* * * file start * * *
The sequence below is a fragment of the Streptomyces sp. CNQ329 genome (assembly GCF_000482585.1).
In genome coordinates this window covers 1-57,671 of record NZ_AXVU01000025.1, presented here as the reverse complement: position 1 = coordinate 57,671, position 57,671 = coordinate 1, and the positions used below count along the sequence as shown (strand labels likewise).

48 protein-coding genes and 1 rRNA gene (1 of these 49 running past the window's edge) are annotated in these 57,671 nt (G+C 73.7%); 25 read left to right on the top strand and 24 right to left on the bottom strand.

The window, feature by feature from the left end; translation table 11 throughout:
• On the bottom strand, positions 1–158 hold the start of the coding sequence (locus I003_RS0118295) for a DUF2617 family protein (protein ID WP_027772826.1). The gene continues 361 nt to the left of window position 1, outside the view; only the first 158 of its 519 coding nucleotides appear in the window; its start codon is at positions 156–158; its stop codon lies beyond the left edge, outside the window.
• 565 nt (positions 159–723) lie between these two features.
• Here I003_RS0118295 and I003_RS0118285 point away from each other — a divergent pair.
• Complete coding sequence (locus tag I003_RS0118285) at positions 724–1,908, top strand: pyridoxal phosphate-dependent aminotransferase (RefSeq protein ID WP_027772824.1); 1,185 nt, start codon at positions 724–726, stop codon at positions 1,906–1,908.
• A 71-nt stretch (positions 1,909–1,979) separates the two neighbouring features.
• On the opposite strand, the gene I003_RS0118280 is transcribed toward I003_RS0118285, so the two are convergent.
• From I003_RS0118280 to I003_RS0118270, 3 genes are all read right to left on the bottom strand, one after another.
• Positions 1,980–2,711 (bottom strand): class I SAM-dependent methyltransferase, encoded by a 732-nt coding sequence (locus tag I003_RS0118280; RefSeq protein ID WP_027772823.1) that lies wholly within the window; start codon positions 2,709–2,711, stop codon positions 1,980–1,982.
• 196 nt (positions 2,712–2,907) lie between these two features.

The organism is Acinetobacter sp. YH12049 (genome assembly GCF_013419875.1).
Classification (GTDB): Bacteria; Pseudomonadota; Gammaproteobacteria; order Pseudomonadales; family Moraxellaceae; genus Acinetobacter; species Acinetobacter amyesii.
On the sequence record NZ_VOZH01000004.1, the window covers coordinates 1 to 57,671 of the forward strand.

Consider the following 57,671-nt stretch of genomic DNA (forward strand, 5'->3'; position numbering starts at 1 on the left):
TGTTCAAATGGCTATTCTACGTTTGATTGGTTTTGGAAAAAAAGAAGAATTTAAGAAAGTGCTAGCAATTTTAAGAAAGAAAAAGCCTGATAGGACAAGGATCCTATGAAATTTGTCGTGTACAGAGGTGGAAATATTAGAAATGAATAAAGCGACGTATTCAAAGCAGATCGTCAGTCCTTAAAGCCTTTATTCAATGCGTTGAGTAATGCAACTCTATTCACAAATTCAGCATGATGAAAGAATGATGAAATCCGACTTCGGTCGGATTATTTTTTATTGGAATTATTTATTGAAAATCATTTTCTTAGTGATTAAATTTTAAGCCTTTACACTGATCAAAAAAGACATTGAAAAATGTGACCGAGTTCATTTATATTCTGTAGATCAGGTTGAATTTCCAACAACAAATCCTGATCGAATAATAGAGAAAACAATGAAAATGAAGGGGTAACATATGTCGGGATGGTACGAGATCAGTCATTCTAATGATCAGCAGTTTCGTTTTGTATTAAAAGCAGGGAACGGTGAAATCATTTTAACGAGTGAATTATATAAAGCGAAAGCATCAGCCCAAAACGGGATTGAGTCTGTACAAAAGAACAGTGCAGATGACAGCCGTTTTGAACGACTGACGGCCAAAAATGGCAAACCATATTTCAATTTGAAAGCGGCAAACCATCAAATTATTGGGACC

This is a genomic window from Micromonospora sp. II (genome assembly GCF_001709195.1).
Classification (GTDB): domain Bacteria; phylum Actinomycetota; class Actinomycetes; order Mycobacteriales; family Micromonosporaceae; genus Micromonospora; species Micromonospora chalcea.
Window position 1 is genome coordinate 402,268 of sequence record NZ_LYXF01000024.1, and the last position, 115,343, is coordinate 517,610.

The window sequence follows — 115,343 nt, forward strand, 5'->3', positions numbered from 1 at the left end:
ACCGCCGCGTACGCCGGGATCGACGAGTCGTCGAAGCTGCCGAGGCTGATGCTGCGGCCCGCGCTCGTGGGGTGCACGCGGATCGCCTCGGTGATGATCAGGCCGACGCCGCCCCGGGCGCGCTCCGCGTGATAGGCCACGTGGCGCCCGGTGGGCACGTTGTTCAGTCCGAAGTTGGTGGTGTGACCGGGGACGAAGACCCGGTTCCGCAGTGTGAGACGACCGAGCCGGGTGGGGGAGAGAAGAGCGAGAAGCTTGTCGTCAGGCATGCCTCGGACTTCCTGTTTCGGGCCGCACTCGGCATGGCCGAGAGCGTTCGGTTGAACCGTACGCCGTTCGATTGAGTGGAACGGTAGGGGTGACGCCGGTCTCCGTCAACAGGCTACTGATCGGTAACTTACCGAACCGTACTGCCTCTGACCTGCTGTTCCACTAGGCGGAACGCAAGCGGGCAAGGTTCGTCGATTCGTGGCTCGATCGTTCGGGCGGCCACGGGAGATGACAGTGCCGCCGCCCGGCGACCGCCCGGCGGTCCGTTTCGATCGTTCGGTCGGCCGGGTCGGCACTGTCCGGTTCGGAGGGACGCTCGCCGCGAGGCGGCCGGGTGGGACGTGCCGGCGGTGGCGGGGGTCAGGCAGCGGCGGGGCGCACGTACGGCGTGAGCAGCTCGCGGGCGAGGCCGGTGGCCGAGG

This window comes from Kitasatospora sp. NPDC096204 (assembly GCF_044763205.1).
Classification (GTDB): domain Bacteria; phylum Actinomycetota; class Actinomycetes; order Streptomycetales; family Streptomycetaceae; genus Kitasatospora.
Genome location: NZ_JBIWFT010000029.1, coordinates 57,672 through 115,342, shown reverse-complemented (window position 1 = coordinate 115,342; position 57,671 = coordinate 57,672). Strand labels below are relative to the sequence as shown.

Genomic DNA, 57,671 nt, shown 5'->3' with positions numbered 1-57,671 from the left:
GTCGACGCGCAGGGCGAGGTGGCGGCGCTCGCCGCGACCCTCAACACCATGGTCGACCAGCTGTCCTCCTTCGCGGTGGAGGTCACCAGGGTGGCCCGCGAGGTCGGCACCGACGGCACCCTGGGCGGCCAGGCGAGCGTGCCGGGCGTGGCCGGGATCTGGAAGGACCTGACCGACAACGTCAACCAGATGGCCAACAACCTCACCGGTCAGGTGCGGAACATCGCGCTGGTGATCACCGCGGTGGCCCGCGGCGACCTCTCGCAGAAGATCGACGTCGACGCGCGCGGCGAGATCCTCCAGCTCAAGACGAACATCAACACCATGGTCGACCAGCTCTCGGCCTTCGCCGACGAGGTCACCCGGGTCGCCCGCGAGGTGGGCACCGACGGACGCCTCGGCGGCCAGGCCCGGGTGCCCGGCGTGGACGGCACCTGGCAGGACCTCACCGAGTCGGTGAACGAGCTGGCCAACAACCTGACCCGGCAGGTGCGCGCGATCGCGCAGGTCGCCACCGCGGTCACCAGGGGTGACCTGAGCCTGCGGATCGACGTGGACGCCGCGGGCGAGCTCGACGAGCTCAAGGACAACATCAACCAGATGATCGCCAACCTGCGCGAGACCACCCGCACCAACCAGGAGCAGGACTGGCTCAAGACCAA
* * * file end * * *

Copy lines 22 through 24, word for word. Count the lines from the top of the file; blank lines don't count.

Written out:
The window sequence follows — 115,343 nt, forward strand, 5'->3', positions numbered from 1 at the left end:
ACCGCCGCGTACGCCGGGATCGACGAGTCGTCGAAGCTGCCGAGGCTGATGCTGCGGCCCGCGCTCGTGGGGTGCACGCGGATCGCCTCGGTGATGATCAGGCCGACGCCGCCCCGGGCGCGCTCCGCGTGATAGGCCACGTGGCGCCCGGTGGGCACGTTGTTCAGTCCGAAGTTGGTGGTGTGACCGGGGACGAAGACCCGGTTCCGCAGTGTGAGACGACCGAGCCGGGTGGGGGAGAGAAGAGCGAGAAGCTTGTCGTCAGGCATGCCTCGGACTTCCTGTTTCGGGCCGCACTCGGCATGGCCGAGAGCGTTCGGTTGAACCGTACGCCGTTCGATTGAGTGGAACGGTAGGGGTGACGCCGGTCTCCGTCAACAGGCTACTGATCGGTAACTTACCGAACCGTACTGCCTCTGACCTGCTGTTCCACTAGGCGGAACGCAAGCGGGCAAGGTTCGTCGATTCGTGGCTCGATCGTTCGGGCGGCCACGGGAGATGACAGTGCCGCCGCCCGGCGACCGCCCGGCGGTCCGTTTCGATCGTTCGGTCGGCCGGGTCGGCACTGTCCGGTTCGGAGGGACGCTCGCCGCGAGGCGGCCGGGTGGGACGTGCCGGCGGTGGCGGGGGTCAGGCAGCGGCGGGGCGCACGTACGGCGTGAGCAGCTCGCGGGCGAGGCCGGTGGCCGAGG

This window comes from Kitasatospora sp. NPDC096204 (assembly GCF_044763205.1).